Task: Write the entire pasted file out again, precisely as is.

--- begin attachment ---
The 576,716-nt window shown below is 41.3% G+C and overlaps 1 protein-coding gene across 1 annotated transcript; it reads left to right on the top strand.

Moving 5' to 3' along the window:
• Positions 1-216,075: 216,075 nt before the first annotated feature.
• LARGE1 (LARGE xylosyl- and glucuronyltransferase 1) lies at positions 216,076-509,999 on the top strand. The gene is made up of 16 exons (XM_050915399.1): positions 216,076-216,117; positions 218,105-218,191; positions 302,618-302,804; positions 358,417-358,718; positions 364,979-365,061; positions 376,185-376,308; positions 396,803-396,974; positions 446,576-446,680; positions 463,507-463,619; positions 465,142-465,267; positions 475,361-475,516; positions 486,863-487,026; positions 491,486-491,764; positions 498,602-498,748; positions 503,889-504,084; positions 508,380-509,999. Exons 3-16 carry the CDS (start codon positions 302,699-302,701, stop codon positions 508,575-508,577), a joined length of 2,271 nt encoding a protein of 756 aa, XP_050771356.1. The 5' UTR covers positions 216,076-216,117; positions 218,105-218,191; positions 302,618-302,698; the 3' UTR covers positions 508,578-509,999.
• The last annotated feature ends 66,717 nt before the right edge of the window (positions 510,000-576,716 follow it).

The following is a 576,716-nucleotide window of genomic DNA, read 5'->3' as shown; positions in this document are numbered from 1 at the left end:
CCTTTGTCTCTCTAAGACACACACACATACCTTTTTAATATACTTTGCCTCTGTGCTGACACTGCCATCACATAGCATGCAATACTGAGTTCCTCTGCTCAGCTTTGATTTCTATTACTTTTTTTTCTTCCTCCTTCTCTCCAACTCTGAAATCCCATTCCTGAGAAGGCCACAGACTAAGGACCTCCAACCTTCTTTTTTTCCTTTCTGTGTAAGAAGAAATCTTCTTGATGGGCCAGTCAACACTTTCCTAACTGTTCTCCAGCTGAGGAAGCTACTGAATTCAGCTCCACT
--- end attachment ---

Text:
The 576,716-nt window shown below is 41.3% G+C and overlaps 1 protein-coding gene across 1 annotated transcript; it reads left to right on the top strand.

Moving 5' to 3' along the window:
• Positions 1-216,075: 216,075 nt before the first annotated feature.
• LARGE1 (LARGE xylosyl- and glucuronyltransferase 1) lies at positions 216,076-509,999 on the top strand. The gene is made up of 16 exons (XM_050915399.1): positions 216,076-216,117; positions 218,105-218,191; positions 302,618-302,804; positions 358,417-358,718; positions 364,979-365,061; positions 376,185-376,308; positions 396,803-396,974; positions 446,576-446,680; positions 463,507-463,619; positions 465,142-465,267; positions 475,361-475,516; positions 486,863-487,026; positions 491,486-491,764; positions 498,602-498,748; positions 503,889-504,084; positions 508,380-509,999. Exons 3-16 carry the CDS (start codon positions 302,699-302,701, stop codon positions 508,575-508,577), a joined length of 2,271 nt encoding a protein of 756 aa, XP_050771356.1. The 5' UTR covers positions 216,076-216,117; positions 218,105-218,191; positions 302,618-302,698; the 3' UTR covers positions 508,578-509,999.
• The last annotated feature ends 66,717 nt before the right edge of the window (positions 510,000-576,716 follow it).

The following is a 576,716-nucleotide window of genomic DNA, read 5'->3' as shown; positions in this document are numbered from 1 at the left end:
CCTTTGTCTCTCTAAGACACACACACATACCTTTTTAATATACTTTGCCTCTGTGCTGACACTGCCATCACATAGCATGCAATACTGAGTTCCTCTGCTCAGCTTTGATTTCTATTACTTTTTTTTCTTCCTCCTTCTCTCCAACTCTGAAATCCCATTCCTGAGAAGGCCACAGACTAAGGACCTCCAACCTTCTTTTTTTCCTTTCTGTGTAAGAAGAAATCTTCTTGATGGGCCAGTCAACACTTTCCTAACTGTTCTCCAGCTGAGGAAGCTACTGAATTCAGCTCCACT